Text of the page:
Last week Bill and I were getting geared up for El Tour de Tucson and Ironman Arizona. Today we are going to give a first-hand report on the pro races at Ironman Arizona and do a recap of El Tour de Tucson.   Show Sponsor: UCAN Generation UCAN has a full line of nutrition products to fuel your sport. UCAN uses SuperStarch instead of simple sugars and stimulants to fuel athletes.  UCAN keeps blood sugar steady compared to the energy spikes and crashes of sugar-based products. UCAN also has hydration products focused on giving you the sodium you need when hydrating, including several clean and light flavors. Steady energy equals sustained performance and a faster finish line!   Use UCAN in your training and racing to fuel the healthy way, finish stronger and recover more quickly!  Use the code 303UCAN for 20% off at ucan.co/discount/303UCAN/ or ucan.co   In Today's Show Feature Discussion IM Race Mistakes and How to Avoid Them Endurance News Ironman Arizona Race Report El Tour de Tucson Recap What's new in the 303 How to Prepare Your Bike to Travel   Feature Discussion: IM Race Mistakes & How to Avoid Them Swim DNF: At IMAZ Sunday, approximately 150 athletes DNFd during the swim. The most common cause seemed to be hypothermia or simply being too uncomfortable in cold water to push through. The water temperature was a cool 60.8 degrees (mandatory wetsuit) and I admit that's approaching my limit for comfort.   Tips to Avoid Swim DNF: Be a good swimmer. If you are swimming the Ironman distance you should be swimming at least 10K per week and preferably 15-20K. Your longest swim should be around 5K (longer than the 4.2K of IM). Cold water exposure in the two weeks leading up to the race. This can be ice baths at home or properly supported cold open water with or without wetsuit as appropriate to be exposed to very cold water. Have a good fitting long-sleeve wetsuit with a 5mm or thermal jersey Neoprene cap that fits snugly but doesn't constrict airway (optional double cap) Booties allowed at 65 degrees or colder Vaseline for your face   Bike: The two issues I observed this weekend were mounting and mechanical. Since this was Ironman and most people have their shoes on coming out of the changing tent, not to mention the soft grass surface of the transition area, most do not have the flying mount problem where you can't get your feet in the already clipped in shoes. Most of the near collisions were due to athletes still feeling wobbles from the swim.   One guy had his chain get caught I his rear derailer and he nearly made it worse by trying to ride on it.   Another had a flat the moment he rode out of T1. He had replaced his perfectly fine tubes with brand new ones the day before the race and apparently pinch flatted them. Billy and I helped him fix his flat. Shame.   Tips to Avoid a Bike Mount Disaster: Practice mounts and dismounts Practice change tubes Shake out the bike setup at bike check in If when an issue arises, take a deep breath and slow down   Run: Chaffing - avoidable by using anti chaffing products, testing what you will be wearing on race day during race rehearsals and changing into clean and dry run gear in T2. Dehydration - having practiced your nutrition several times before showing up on race day   News Sponsor Buddy Insurance: Buddy Insurance gives you peace of mind to enjoy your training and racing to the fullest. Buddy's mission is simple, to help people fearlessly enjoy an active and outdoor lifestyle.    Get on-demand accident insurance just in case the unexpected happens. Buddy ensures you have cash for bills fast.  Go to buddyinsurance.com and create an account.  There's no commitment or charge to create one.  Once you have an account created, it's a snap to open your phone and in a couple clicks have coverage for the day.  Check it out!   Endurance News: El Tour de Tucson and Its Dual Personality in the Desert By Bill Plock   November 22, 2022, Tucson: El Tour de Tucson circled the fragile ecosystems surrounding Tucson where Saguaro cacti come to life, thirsty rivers cut the desert, and dreamers come to dream. For thousands of years, people have thrived in this at-first-glance difficult environment. Its dry and hot reputation, while well deserved in summer hibernates in November and offers the perfect weather to ride or race.  It's this dual purpose that gives this tour a dual personality and makes it unique.   Top racers from around the country (the world really) converge in the desert to compete. Riders can qualify for Platinum status to give them a more favorable starting position and a better shot at winning Tissot watches—no monetary prizes.  Riders choose 32, 63, or 102 miles. Said ride director TJ Juskiewicz, about 500 race and the other 7,000 enjoy a well-supported tour.   The logistics of closing roads and controlling intersections for 7,500 riders to ride or race so many miles during most of the day in a big city is incredible. The winner in the 102-mile race was able to average almost 27 mph thanks to top-notch police support. I took about twice as long and received the same support.   I chose to chat as I do, meet some folks and not bonk on undertrained legs and lungs! I made it in part thanks to my podcast partner and close friend, Rich Soares who pulled me more than I pulled him, by a lot! This tour showcased so many personal missions. Whether it was the couple recently married on their honeymoon ride. Or 7-year-old Ariana who rode all 102 miles in about seven and half hours and set a record as the youngest known person to ride a century. Or, Timothy from the Pueblo Road Warrior team (supported by We Ride 4) rocked the 102 miles in his tennis shoes and smiled the whole way.   The vibe oozes a recipe of seriousness, fun, and gratefulness. The contrast of colorful cyclists streaming through the desert, pecan farms, airplane graveyards, and adobe buildings on sleepy streets made the time pass fast. Aid stations all featured friendly bike valets to hold your bike. Kids from the Optimist club or the Boy Scouts or many other local groups smiled big and made us feel very welcomed. Said Rich Soares, “The volunteers were great ambassadors of Tucson and the friendly bike valets were a nice touch and surprise”   That feeling of gratefulness is not an accident. Said Juskiewicz, “We gave away 550 free bikes to kids and our 50+ non-profit partners raised over $5,000,000 for their charities through the  El Tour partnership.”   Coloradans were all over the place. Executive Director of Team Evergreen, Jen Barbour won her age group, and Pete Piccolo, Executive Director of Bicycle Colorado was 22nd overall in a very competitive field that included Primal Ambassador and Tour de France star Jens Voigt who finished 53rd. Other ex-pro's like George Hincapie, Bob Roll, and Christian VandeVelde joined in the fun and said Juskiewicz, “having the rock star pros there was something that took this year over the top.”   Maybe this tour reflects the native Saguaro cactus more than we know. It takes 75 years for Saguaros to grow “arms” to help for better reproduction and continue to flourish and spread more seeds. They stand tall in the desert and have supported human life for thousands of years.  Less than one in a million seeds germinate for this defining plant only found in this area.   As this tour ages and grows, it attracts more and more cyclists and helps more and more people. Its arms are dreams and a safe harbor for so many charities raising money to spread more seeds and help humanity. As a late-season destination, a challenging well-run ride, a trip to Tucson makes for a nice warm-up to enjoy Thanksgiving week and reflect on what's important.   IRONMAN Arizona 2022 - Pro Race, Age Group Kona Slots, Observations There were reasons to be excited about this pro race. On the women's side you had Sarah True, Skye Moench, Lauren Brandon, Melanie McQuade and others. On the men's side you had 70.3 World Champs 2nd place Ben Kanute taking his first swipe at the full distance. Familiar names like Sam Long, Matt Hansen, Joe Skipper and Bart Aernouts.   Pro Women: Lauren Brandon, Sarah True and Skye Moench were 1, 2 and 3 out of the water. Skye would take Sarah's spot at mile 28. By mile 66 Laruen Brandon dropped back to 3rd with Skye leading the way and Sarah just biding her time. Skye entered T2 about 3 minutes before Sara True and Lauren Branden arrived 2 minutes later. About a mile into the run, Sarah True took the front and held that position the rest of the run. By mile 8, Melanie McQuaid moved up to 3rd, but she would fall back to 6th by then finish. At mile 14 they came through and I was giving the pro women splits. Sarah True held on to 1st, Skye Moench held on to 2nd and Daniel Lewis would finish 3rd.   Pro Men: Andrew Hosfall-Turner was first out of the water with Ben Kanute on his heels. By mile 30, Ben Kanute was in control with Joe Skipper in 3rd, Matt Hanson in 5th and Sam Long in 7th. Billy Edwards and I saw them come through and called out splits. At T2 it was Kristian Hogenhaug in first, followed by Joe Skipper in 2nd, Ben Kanute in 3rd, Sam Long in 4th and Matt Hanson in 5th. My mile 5, Matt has passed Sam and swapped positions. By mile 12 Joe Skipper and Hogenhaug swap positions. Hogenhaug blows at mile 23 and it's now the podium of Joe Skipper Matt Hansen and Ben Kanute in that order.   What's New in the 303: Leaving On A Jet Plane: How To Travel With Your Bike Article and photos by: A.V. Schmit   With the major airlines removing the draconian fees associated with flying with a bike, you may be tempted to bring your bike with you on your next vacation. Passengers on American, United and Delta will pay the same amount for a bike as they would for any other piece of checked luggage under 50 pounds — about $30. That's a far cry from the $150 each way to fly with a bike, only a years ago.   International flights typically offer two checked bags per passenger with no additional cost, so the idea of traveling for an international IRONMAN or IM 70.3 is a lot more approachable. And… If you plan on racing, having the bike you trained with is an essential part of being successful.   “Woot, woot, I can travel with my bike,” they thought, until they realized, “Oh wait, I don't know how to pack my bike for travel.”   Fear not, I can show you some pretty simple techniques to keep your “baby” safe on a plane.   If you are my age, I'm sure you remember the 1970's American Tourister luggage commercial with the Gorilla. And if you don't recall, here it is on YouTube:   The point is… baggage handlers typically tend to be a lot less careful than you might want them to be with your bike. So you need to take steps to prepare your bike for travel the best that you can.   For airline travel, there are really two basic categories of luggage to carry a bike — Padded soft case or hard plastic case. Both have their advantages and disadvantages. With a padded soft case, you typically have to disassemble less of the bike, especially on a triathlon bike. But a soft case does not offer as much protection as a rigid case.   With a rigid bike case, your bike has more protection, but more of it needs to be disassembled to fit. A rigid hard case does offer more protection than a padded soft case. In the event of a catastrophic situation, like a very heavy piece of luggage falling from a height or the bike case falling off the luggage carrier, either event will likely damage the bike contained within either type of case.   Sci-Con TSA 3.0 Triathlon Travel Bag " Trico Iron Case Left, Sci-Con Aerocomfort TSA 3.0 Triathlon Travel Bag. Right, Trico Iron Case.   OK, onto packing a bike for travel. In this example I'm packing a Cervelo P5 three in a Sci-Con Aerocomfort 3.0 padded triathlon bag.   Step 1 – Remove the pedals, and wipe the grease off the spindles with a paper towel or shop rag. Don't worry, we are going to pack a bit of bike grease for re-assembly when we get to our destination. I tend not to want to travel with a full tube of grease, rather I like to squirt a small blob into a heavy-duty zip lock bag. It's lighter, and you are less likely to run afoul of any hazardous chemical limits.   Step 2 — Remove bottle cages and other accessories. Wrap them in bubble wrap for protection and storage later in the process. And, while you're at it, remove any CO2  cartridges, as compressed gas of any kind is not allowed on a plane. Be sure to get replacements at your travel destination.   Bottle cages, pedals and rear derailleur ready for removal and padding.   Step 3 — If you don't have access to a bike stand, then it makes the most sense to remove the wheels from the bike and use the alloy cradle of the bag to support the bike for the rest of the procedure. A P5, as well as many tri-bike frames, has horizontal drop outs, so you will need to slide the rear end of the bike into the Frame Defender Armature and then use the quick release at the front to secure the forks.   If your bike uses thru axles, you will need them to secure the bike frame to the armature.   Step 4 — At this point, I like to wrap the frame in closed cell foam to protect the finish from accidental chips or dings. With the popularity of online shopping, you probably have some thin closed cell foam hanging around the house. If not, you might stop by your local bike store to see if they have any leftover foam packing material from in-bound bike shipments. You can also use “bubble wrap,” but I've found it to be less effective than closed-cell foam.   Step 5 — Since the advent of 11-speed drive trains, virtually all road / triathlon groupsets have a “master link” in their chains. A master link is a special link that uses a mechanical connection to connect the chain. With a simple pair of specialized pliers, it's easy to remove the chain and package it in bubble wrap.   While many boxes and bags make chain removal optional. It's my thinking the more you can do to protect the frame from damage, the better. A chain moving around inside a bag or box can really do a number on your bike's paint. Just take it off.   Step 6 — Remove the rear derailleur. On a Shimano Di2 or SRAM AXS, this is a very straightforward procedure. For Di2 you simply unplug the E-Tube wire and use a hex wrench to remove the derailleur. On a SRAM system, simple use a hex wrench and remove the rear derailleur. It is advisable to remove the battery in the case of SRAM AXS as well, prior to placing it in a zip-lock bag and bubble wrapping it.   For Di2, just make sure the shifters and the battery are disconnected to prevent accidental “shifting” during travel from draining your battery.   For a traditional mechanical derailleur, remove the mounting bolt with the appropriate hex wrench, wrap the derailleur in bubble wrap and tuck it in-between the chain stays and secure it. Be careful not to kink the cable housing.   Step 7 — Remove the quick release skewers from the wheels and place them in the pockets on the left and right side of the bag.   If your bike uses disc brakes, it's recommended that you remove them prior to packing the bike. I know, it's a pain, but so is a slightly bent disc that is rubbing as the wheel rotates. Most disc wheels are either 6-bolt or center-lock.   If your wheels are 6-bolt, you will likely need a T25 Torx wrench to remove and reinstall them at your destination. And if it is 6-bolt, you may want to bring a few extra bolts just in case 1 or 2 of the T25 heads get stripped during the process.   If your wheels use center-locks, be sure to pack the tools you will need to get them back on.   Step 8 — After you have removed the pedals, chain, rear derailleur, water bottle cages and accessories. Wrap them carefully in bubble wrap and place them in the storage bag that will be placed under the down tup of the frame and secure the bag. This is also a great place to stow the tools you will need to put the bike back together when you arrive at your destination.   Step 9 — Add additional padding to delicate parts of the bike, including the shifters mounted on the aero extensions.  Insert the wheels into the pockets on the left and right of the bag. Be sure to remove your skewers and wrap them in bubble wrap before you stow them in the bag.   Secure the Velcro and other straps and prepare to close the bag. Before you do, it is a good idea to take some pictures of your packing job so there is no question about how the bike was packed in the event there is an incident during travel.   Step 10 — BONUS — If you use an iPhone, then I would highly recommend you place an Apple AirTag somewhere in the bag. This gives you extra piece of mind that your bike has made it on the plane safely. An AirTag is a blue tooth device that can use the location data of any iPhone it encounters to pinpoint the position of your bike.   Your bike arrives in tact, you've taken the time to put it back together and now it's time to rack it and race the next day.   Video of the week: Skip This Week   Closing: Thanks again for listening in this week.  Please be sure to follow us @303endurance and of course go to iTunes and give us a rating and a comment.  We'd really appreciate it! Stay tuned, train informed, and enjoy the endurance journey!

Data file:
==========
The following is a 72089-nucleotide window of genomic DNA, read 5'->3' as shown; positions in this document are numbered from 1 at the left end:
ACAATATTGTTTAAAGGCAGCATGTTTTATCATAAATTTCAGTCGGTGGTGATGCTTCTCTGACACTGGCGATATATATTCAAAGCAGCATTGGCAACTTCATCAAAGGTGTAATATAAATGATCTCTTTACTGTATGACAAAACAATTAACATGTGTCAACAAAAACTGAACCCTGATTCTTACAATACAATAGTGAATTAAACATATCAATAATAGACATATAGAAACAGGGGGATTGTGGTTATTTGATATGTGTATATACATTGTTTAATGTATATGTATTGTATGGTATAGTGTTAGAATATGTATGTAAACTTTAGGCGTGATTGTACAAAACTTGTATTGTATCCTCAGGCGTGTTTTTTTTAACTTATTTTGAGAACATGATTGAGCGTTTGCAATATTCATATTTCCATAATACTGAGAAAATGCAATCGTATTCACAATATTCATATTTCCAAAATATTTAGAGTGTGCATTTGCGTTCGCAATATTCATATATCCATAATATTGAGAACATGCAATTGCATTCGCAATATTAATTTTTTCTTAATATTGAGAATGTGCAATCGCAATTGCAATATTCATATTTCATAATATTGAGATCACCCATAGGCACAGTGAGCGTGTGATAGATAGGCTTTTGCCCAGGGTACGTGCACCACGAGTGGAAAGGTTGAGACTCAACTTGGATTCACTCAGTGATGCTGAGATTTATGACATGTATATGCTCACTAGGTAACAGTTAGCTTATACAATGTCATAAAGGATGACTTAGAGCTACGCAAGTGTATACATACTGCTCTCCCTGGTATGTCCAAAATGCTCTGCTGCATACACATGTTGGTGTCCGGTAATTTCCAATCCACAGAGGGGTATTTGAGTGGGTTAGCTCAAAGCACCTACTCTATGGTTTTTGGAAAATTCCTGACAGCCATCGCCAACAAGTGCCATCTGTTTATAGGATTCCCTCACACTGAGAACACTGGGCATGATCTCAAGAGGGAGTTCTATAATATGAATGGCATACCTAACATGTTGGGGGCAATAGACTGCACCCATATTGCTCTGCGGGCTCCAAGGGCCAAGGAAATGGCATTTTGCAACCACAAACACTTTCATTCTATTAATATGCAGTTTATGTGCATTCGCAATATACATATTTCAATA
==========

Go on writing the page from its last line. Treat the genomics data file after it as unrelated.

Just Spitballin Podcast.